On March 19, 1919 Guglielmo Marconi made the first radio wireless voice transmission across the Atlantic. And he did it from Ballybunion. 100 years later, there is a commemoration of this historic event in the Irish College, Ballybunion. If you have ever used a radio, then you are enjoying the work of this man. Mark the date: March 19, time 9.30 – 1500

Events include presentations, demonstrations exhibitions , as well as the unveiling of a plaque to commemorate the event, by Prince Marconi (Guglielmo’s grandson). The presence of the Marconi family is a great boon.

The Irish Coast Guard rescue helicopter is expected to drop in for photos too!


Calgary Tower

Barbara Watts sent us this photo to show us what Calgary Towel will look like on Sunday

Craftfair, Aghadoe, Bothar, Christmas in Killarney and Ballybunion Radio Station

Seanchaí Craft Fair

Pat Murphy was in The Kerry Writers’ Centre on Sunday December 16 2018 with some lovely new stock.

Vincent Carmody was selling his unique new book of printed materials from 1870 to 1970.

This new hair device, Dreamy Curls, curls your locks without the aid of heat. It is invented, made and marketed in Listowel. I bought one for my granddaughters. I’ll let you know how it goes when they have road tested it.

Orla has had 2 craft fairs in a row so she had enlisted some young help with this one. Her confectionary was selling fast.


Aghadoe, Killarney

The path to the viewing spot at Aghadoe

Remains of old tower in Aghadoe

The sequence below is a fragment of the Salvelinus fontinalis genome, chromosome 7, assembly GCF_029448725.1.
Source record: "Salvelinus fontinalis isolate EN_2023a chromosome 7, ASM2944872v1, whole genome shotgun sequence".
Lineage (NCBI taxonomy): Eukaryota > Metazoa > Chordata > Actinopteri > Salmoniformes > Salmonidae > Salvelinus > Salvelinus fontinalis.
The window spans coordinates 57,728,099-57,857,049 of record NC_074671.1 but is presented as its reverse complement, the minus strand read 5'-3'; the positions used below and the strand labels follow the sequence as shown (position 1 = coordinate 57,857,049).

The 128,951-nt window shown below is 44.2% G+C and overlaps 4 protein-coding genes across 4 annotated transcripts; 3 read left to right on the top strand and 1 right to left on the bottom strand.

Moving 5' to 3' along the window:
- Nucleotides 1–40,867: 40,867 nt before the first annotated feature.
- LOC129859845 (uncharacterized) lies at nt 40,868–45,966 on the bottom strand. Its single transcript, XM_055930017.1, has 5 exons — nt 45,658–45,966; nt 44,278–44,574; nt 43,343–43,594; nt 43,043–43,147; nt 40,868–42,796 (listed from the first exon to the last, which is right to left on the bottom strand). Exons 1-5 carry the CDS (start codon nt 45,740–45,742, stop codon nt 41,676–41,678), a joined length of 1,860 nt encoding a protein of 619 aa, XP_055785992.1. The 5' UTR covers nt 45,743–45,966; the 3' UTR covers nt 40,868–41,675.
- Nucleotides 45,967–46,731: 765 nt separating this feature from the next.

Heavenly spot.


Sheep May Safely Graze

When I saw this pastoral scene on may way back from Aghadoe I was reminded of the hymn;

Sheep may safely graze and pasture

Where a shepherd guards them well.

So the nation ruled in wisdom

Knows and shares the many blessings

Which both peace and plenty bring.

And then I spotted the sign on the next door fence.


Christmas in Killarney


Ballybunion Radio Station

(Photo and text from Liam O’Hainnín on Facebook)

Despite references in several publications, Ballybunion Station was not built by Marconi, and never operated commercially. The station was built by the Universal Radio Syndicate. Construction started in 1912, but the station had not obtained a commercial licence by the time World War 1 started. The company went into liquidation in 1915. A sister station at Newcastle New Brunswick, built to the same design as Ballybunion, suffered a similar fate. The Marconi Company bought the two stations from the liquidator in 1919, mainly to prevent their use by potential competitors. The stations were not idle in the interim, however, having been appropriated by the British Admiralty almost immediately upon outbreak of the Great War and kept in constant activity as key components of the allied communication system until the Armistice of November 1918.

The Marconi Company did not use the stations commercially, and it would appear that the Ballybunion station was only used briefly, in March 1919 for a successful telephony experiment with the Marconi station in Louisbourg, and for communication with the R34 airship in July 1919.

In March 1919, Marconi engineers H.J Round and W.T. Ditcham made the first east-west transatlantic broadcast of voice, using valve technology, from the Ballybunion station using the callsignYXQ. The first west to east voice transmission had already been achieved by Bell Systems engineers from the US Navy station at Arlington Virginia to the Eiffel Tower in October 1915.

The contents of Clifden and Ballybunion were sold for scrap to a Sheffield-based scrap merchant, Thos. W. Ward in 1925.